Before studying an organism, you have to know a bit about where it sits in the phylogenetic tree (that is, how it relates to other animals in the grand scheme of evolution.) Phylogeny is determined by studying morphology, physiology, and (more recently) genetics of organisms. As new organisms are discovered and known ones are studied, biologists fit the into phylogenetic categories that show approximately how they are related to each other. The Tree of Life website (http://tolweb.org/) attempts to construct a complete, interactive phylogenetic tree – it’s pretty fun, and I’ll be using their diagrams throughout this post.
Let’s get started, shall we?
I’ll start by saying that cephalopods are molluscs. They have, like all molluscs, a bilaterian body plan (that is, their bodies are basically laterally symmetrical,) a chitinous shell (although this has been internalized in most cephalopods,) a mantle cavity, and two pairs of main nerve cords.
Cephalopods are differentiated from other molluscs in that they all have a funnel derived from the molluscan neck region, a ring of arms derived from the molluscan foot, chitinous beaks, a shell, and image-forming eyes (although I seem to remember reading about an octopod that only has cup eyes – that is, eyes with no lens, which cannot form an image.) As a heuristic, you can think about cephalopods as including squids, octopuses, or nautiluses.
Within Cephalopoda, there are 5 subdivisions; of those, Nautiloidea and Coleodia still have living representatives, while endoceratoidea, ammonoidea and actinoceratoidea are all extinct nautilus-like groups.
Nautiloidea contains the extant and extinct nautiluses, animals with a chambered spiral shell and a funnel that is not fused but made of two flaps (you’ll see what I mean later – squids and octopods have funnels that are smooth tubes.) The nautilus is often spoken of as the most primitive or most ancient of the cephalopods, due to its resemblance to extinct cephalopods that appeared early in the fossil record.
Notice the funnel, the many arms, and the eye – importantly, it has no lens. It forms images the way a pinhole camera does; thus it is called a pinhole eye.
Now we get into the good stuff. The living Coleoidea are divided into decapodiformes (or decapods) and octopodiformes (or octopods). Decapods have 8 arms and 2 tentacles (for a total of 10 appendages) while octopods have 8 arms and no tentacles (with the exception of the vampire squid, which has 2 modified tentacles). Decapods include squids and cuttlefishes, while octopods include all octopuses.
Let’s start with the decapod family tree.
Decapods are divided up into 6 groups:
Bathyteuthoidea are a group of small squids that live mostly in the open ocean.
Idiosepiidae are a small group of cuttlefish (only 8 species) that live on west pacific coastlines. Their distinguishing feature is an organ on their dorsal side that they use to anchor themselves to seaweed.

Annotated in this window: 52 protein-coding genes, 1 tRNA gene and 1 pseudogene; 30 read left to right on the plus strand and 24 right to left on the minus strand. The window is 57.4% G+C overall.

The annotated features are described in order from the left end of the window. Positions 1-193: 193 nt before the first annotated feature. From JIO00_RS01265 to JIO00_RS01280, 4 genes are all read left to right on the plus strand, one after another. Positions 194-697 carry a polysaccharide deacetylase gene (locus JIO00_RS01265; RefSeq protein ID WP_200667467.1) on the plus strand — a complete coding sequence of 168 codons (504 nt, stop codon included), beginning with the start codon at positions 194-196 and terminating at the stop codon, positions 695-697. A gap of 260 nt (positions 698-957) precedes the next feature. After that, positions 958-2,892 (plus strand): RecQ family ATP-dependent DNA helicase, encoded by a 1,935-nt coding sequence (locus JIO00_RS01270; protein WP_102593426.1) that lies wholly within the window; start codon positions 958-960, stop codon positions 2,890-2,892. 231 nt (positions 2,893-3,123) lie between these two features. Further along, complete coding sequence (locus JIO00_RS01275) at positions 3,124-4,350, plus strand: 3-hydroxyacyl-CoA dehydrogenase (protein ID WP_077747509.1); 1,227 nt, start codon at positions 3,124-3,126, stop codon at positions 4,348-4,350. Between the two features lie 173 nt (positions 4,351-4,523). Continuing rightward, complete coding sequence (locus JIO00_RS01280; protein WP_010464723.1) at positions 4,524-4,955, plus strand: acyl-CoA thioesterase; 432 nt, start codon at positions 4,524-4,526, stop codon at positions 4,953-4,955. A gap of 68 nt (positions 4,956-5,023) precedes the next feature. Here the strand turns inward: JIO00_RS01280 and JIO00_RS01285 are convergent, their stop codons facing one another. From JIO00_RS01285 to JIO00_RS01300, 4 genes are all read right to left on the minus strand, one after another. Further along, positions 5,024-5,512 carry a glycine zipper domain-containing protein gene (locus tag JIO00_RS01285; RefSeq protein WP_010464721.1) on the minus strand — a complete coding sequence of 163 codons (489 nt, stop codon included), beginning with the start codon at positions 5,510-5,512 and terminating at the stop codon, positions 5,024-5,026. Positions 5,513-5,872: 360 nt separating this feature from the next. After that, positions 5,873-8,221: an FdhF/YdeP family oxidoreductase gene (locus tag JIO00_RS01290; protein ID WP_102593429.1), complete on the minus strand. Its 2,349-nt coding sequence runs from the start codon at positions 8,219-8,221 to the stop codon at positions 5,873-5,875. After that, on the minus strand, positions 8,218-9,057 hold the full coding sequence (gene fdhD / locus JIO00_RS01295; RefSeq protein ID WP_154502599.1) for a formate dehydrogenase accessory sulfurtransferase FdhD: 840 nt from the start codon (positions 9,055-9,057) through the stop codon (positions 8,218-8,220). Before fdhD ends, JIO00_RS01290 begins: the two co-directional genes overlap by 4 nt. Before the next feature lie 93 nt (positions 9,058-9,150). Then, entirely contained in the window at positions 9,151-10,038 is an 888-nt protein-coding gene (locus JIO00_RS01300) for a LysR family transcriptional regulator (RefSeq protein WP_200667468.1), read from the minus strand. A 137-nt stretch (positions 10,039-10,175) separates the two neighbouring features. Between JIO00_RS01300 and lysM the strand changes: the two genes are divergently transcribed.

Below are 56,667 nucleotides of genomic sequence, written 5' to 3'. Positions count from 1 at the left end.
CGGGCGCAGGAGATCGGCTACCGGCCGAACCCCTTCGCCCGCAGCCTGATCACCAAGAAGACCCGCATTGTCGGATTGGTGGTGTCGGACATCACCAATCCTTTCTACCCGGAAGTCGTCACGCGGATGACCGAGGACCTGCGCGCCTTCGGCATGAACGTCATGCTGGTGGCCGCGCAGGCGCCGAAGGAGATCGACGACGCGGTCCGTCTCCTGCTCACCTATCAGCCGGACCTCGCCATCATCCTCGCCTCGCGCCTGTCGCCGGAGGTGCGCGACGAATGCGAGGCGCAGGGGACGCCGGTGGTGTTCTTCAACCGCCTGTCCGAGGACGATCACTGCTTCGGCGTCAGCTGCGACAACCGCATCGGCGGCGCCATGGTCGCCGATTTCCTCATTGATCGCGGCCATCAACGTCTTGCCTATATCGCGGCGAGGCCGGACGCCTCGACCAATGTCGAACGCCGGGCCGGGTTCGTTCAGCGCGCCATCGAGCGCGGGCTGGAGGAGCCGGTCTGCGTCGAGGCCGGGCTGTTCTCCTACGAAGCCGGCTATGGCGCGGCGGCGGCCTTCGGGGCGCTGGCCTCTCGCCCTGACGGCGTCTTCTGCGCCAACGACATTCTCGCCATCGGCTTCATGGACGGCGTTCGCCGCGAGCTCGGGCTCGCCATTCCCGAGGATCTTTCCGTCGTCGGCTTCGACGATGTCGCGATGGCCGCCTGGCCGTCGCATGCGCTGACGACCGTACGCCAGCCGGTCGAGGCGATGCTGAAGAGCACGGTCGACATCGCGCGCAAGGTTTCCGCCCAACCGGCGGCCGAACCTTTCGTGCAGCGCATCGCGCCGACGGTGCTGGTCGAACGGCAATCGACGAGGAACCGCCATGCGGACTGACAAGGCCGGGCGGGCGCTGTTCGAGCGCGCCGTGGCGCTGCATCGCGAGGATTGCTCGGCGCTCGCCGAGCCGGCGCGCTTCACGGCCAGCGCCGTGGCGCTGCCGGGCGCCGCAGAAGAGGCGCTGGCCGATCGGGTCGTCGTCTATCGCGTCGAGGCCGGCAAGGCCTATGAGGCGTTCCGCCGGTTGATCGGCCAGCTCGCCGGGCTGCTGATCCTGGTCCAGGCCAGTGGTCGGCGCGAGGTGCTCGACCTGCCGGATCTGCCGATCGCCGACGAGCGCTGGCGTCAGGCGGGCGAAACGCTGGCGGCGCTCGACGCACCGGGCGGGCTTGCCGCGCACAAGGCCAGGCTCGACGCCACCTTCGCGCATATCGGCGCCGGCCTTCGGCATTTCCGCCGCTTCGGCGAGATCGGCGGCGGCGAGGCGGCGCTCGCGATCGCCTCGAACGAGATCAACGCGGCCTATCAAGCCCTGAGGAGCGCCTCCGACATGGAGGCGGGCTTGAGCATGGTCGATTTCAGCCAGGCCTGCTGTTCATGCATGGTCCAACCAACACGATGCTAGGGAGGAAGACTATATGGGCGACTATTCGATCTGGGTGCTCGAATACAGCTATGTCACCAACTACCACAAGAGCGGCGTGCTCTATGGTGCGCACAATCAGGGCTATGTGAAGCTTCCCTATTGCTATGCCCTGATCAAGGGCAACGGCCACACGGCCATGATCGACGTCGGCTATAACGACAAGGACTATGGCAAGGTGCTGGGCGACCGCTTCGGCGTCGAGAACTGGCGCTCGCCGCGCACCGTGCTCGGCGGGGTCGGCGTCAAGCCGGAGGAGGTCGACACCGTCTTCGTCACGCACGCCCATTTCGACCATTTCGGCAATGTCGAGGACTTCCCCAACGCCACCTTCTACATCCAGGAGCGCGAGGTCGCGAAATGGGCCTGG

Myopsida contains two subgroups – Australiteuthidae and Loliginidae. Australiteuthidae are a type of miniature squid found off of the coast of Australia (if you couldn’t tell from the name.) Loliginidae contains a variety of genera, and these are generally what you think of when you think of squid. Of particular note, Loligo vu
lgaris is in this group. This species is widely exploited for food (historically, for its ink,) and has been widely studied by marine biologists and neuroscientists. It was this guy that the squid giant axon was isolated from (I’ll write a separate post about that.)
Oegopsida contains a large variety of open-ocean squids – notably, a lot of really cool deep-ocean squids like the Glass Squid and the Giant Squid. I won’t get further into Oegopsid systematics now, as this is already a long post.
Sepioidea contains the cuttlefishes, most of which have internalized shells called “cuttlebones.” These guys hold the title of the cutest cephalopods, at least in my book. If you don’t believe me, check out the Striped Pyjama Squid. Even the name is cute!
Lastly, spirula contains a single species of squid that has a unique internal coiled shell.
Now, moving onto the octopods. These are my personal favorite. I think they are the smartest (or at least the most behaviorally adaptable) cephalopods.
The living octopods are all divided into two groups: octopoda and vampyroteuthidae. Vampyroteuthidae contains a single species, the Vampire Squid. Although this guy is undoubtedly cool (as seen in this clip from Planet Earth), I find octopoda to be more interesting, if only because they have been studied much, much more.
Octopoda is further subdivided into cirrata (which are a small, poorly studied group of deep-water octopods) and incirrata (which are “conventional” octopuses.) There are a great variety of species in the group incirrata, but the most important one to note (in terms of neurobehavioral research) is Octopus, particularly Octopus vulgaris. A great deal of research has been done on this guy, including a comprehensive anatomical study of the central nervous system by J. Z. Young (one of the greats of neuroscience – I’ll have to write a separate post about him, too.)
There you have it. This was a great review for me, and it should set the stage for any other discussion of cephalopod behavior or physiology. It’s immensely important in biology and neuroscience to think about the organisms you study in terms of their evolutionary history, and phylogeny guides us through that history. Hopefully this was informative for you!
Also, let me know if I’ve made any glaring mistakes, please!